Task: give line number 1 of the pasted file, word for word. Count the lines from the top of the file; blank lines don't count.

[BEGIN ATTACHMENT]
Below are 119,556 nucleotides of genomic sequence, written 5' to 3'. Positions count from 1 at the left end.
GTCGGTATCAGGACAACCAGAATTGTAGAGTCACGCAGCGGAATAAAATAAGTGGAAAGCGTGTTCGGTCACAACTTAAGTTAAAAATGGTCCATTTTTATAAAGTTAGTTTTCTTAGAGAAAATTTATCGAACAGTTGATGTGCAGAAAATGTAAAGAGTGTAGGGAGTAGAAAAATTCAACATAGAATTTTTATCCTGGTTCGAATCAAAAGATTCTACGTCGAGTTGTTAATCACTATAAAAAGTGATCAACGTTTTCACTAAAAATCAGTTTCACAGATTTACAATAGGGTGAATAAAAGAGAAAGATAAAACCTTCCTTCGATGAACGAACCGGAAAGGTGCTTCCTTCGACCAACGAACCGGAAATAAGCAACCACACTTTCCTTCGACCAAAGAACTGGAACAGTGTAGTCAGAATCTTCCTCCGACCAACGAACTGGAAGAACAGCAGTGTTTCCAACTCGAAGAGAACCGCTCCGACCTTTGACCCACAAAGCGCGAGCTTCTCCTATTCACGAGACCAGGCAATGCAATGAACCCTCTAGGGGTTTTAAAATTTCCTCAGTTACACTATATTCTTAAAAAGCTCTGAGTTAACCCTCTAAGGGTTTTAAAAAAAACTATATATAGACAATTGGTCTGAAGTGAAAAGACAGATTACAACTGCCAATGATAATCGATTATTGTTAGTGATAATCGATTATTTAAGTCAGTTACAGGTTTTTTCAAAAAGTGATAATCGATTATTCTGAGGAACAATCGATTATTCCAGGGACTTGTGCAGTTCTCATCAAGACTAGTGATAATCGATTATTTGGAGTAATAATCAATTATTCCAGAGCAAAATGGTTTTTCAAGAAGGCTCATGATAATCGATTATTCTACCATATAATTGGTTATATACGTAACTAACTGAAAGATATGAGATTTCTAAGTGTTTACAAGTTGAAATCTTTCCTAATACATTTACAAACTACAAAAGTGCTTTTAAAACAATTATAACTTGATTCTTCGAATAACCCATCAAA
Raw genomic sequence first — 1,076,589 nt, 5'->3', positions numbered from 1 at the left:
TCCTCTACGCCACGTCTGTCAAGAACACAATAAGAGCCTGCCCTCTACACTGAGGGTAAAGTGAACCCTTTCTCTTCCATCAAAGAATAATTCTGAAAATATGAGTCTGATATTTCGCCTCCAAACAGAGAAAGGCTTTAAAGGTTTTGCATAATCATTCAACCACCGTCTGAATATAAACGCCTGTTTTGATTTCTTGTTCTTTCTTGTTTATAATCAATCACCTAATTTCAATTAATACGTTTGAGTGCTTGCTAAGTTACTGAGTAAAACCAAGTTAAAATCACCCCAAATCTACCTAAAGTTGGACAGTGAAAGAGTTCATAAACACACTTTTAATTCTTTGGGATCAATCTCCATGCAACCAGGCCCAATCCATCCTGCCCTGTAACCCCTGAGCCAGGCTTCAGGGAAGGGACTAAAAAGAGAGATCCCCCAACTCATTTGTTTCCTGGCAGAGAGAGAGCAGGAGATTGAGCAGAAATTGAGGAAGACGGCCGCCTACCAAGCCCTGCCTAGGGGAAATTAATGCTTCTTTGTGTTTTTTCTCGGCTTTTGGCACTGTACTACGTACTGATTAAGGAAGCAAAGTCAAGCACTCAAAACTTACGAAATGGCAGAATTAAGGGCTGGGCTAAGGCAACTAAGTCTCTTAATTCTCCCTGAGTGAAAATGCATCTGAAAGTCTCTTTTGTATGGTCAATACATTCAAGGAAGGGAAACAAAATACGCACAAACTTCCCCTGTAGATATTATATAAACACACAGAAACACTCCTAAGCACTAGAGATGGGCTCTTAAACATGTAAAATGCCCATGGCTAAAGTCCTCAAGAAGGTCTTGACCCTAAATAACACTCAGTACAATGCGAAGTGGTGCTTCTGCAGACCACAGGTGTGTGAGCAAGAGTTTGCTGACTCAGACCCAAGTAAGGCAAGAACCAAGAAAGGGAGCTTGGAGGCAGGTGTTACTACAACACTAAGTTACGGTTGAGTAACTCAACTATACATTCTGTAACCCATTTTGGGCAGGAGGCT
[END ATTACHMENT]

Below are 119,556 nucleotides of genomic sequence, written 5' to 3'. Positions count from 1 at the left end.